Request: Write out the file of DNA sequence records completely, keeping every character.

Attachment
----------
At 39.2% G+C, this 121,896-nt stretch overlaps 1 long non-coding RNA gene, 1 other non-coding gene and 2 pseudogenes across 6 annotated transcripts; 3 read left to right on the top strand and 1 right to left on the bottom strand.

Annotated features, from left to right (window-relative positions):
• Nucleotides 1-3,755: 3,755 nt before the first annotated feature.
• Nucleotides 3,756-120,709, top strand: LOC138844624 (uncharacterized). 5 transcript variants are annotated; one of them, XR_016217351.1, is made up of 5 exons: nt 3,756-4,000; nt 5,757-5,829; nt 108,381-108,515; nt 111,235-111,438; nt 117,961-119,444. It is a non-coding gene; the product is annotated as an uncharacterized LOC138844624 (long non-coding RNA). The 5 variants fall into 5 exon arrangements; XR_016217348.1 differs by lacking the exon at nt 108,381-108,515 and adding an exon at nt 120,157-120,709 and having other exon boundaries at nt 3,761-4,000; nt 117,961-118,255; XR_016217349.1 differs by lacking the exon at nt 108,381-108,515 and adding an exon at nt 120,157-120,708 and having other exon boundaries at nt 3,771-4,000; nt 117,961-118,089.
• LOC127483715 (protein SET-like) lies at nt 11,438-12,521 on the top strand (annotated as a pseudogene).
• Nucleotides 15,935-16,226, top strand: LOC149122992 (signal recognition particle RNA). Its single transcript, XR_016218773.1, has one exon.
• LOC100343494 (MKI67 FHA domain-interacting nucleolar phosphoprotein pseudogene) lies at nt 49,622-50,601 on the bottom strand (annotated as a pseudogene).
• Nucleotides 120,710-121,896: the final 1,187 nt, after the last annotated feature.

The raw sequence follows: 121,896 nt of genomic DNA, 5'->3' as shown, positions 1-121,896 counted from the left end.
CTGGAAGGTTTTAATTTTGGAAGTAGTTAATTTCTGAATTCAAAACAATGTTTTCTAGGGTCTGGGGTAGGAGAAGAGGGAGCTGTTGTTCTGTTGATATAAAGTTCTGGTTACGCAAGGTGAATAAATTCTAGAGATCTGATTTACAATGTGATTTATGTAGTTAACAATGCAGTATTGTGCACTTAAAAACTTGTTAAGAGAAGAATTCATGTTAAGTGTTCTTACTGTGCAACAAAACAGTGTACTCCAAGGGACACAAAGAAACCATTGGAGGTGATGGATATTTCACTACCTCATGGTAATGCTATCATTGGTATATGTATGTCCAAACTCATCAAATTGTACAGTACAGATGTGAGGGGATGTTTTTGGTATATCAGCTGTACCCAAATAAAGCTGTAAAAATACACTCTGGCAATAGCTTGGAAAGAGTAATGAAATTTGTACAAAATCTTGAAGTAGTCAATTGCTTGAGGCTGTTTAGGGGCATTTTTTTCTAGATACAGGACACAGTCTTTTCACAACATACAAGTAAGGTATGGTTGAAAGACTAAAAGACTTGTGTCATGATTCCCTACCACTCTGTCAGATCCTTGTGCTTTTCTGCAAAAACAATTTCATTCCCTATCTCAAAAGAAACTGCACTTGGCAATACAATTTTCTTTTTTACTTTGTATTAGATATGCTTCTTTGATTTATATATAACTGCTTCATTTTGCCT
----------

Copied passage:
At 39.2% G+C, this 121,896-nt stretch overlaps 1 long non-coding RNA gene, 1 other non-coding gene and 2 pseudogenes across 6 annotated transcripts; 3 read left to right on the top strand and 1 right to left on the bottom strand.

Annotated features, from left to right (window-relative positions):
• Nucleotides 1-3,755: 3,755 nt before the first annotated feature.
• Nucleotides 3,756-120,709, top strand: LOC138844624 (uncharacterized). 5 transcript variants are annotated; one of them, XR_016217351.1, is made up of 5 exons: nt 3,756-4,000; nt 5,757-5,829; nt 108,381-108,515; nt 111,235-111,438; nt 117,961-119,444. It is a non-coding gene; the product is annotated as an uncharacterized LOC138844624 (long non-coding RNA). The 5 variants fall into 5 exon arrangements; XR_016217348.1 differs by lacking the exon at nt 108,381-108,515 and adding an exon at nt 120,157-120,709 and having other exon boundaries at nt 3,761-4,000; nt 117,961-118,255; XR_016217349.1 differs by lacking the exon at nt 108,381-108,515 and adding an exon at nt 120,157-120,708 and having other exon boundaries at nt 3,771-4,000; nt 117,961-118,089.
• LOC127483715 (protein SET-like) lies at nt 11,438-12,521 on the top strand (annotated as a pseudogene).
• Nucleotides 15,935-16,226, top strand: LOC149122992 (signal recognition particle RNA). Its single transcript, XR_016218773.1, has one exon.
• LOC100343494 (MKI67 FHA domain-interacting nucleolar phosphoprotein pseudogene) lies at nt 49,622-50,601 on the bottom strand (annotated as a pseudogene).
• Nucleotides 120,710-121,896: the final 1,187 nt, after the last annotated feature.

The raw sequence follows: 121,896 nt of genomic DNA, 5'->3' as shown, positions 1-121,896 counted from the left end.
CTGGAAGGTTTTAATTTTGGAAGTAGTTAATTTCTGAATTCAAAACAATGTTTTCTAGGGTCTGGGGTAGGAGAAGAGGGAGCTGTTGTTCTGTTGATATAAAGTTCTGGTTACGCAAGGTGAATAAATTCTAGAGATCTGATTTACAATGTGATTTATGTAGTTAACAATGCAGTATTGTGCACTTAAAAACTTGTTAAGAGAAGAATTCATGTTAAGTGTTCTTACTGTGCAACAAAACAGTGTACTCCAAGGGACACAAAGAAACCATTGGAGGTGATGGATATTTCACTACCTCATGGTAATGCTATCATTGGTATATGTATGTCCAAACTCATCAAATTGTACAGTACAGATGTGAGGGGATGTTTTTGGTATATCAGCTGTACCCAAATAAAGCTGTAAAAATACACTCTGGCAATAGCTTGGAAAGAGTAATGAAATTTGTACAAAATCTTGAAGTAGTCAATTGCTTGAGGCTGTTTAGGGGCATTTTTTTCTAGATACAGGACACAGTCTTTTCACAACATACAAGTAAGGTATGGTTGAAAGACTAAAAGACTTGTGTCATGATTCCCTACCACTCTGTCAGATCCTTGTGCTTTTCTGCAAAAACAATTTCATTCCCTATCTCAAAAGAAACTGCACTTGGCAATACAATTTTCTTTTTTACTTTGTATTAGATATGCTTCTTTGATTTATATATAACTGCTTCATTTTGCCT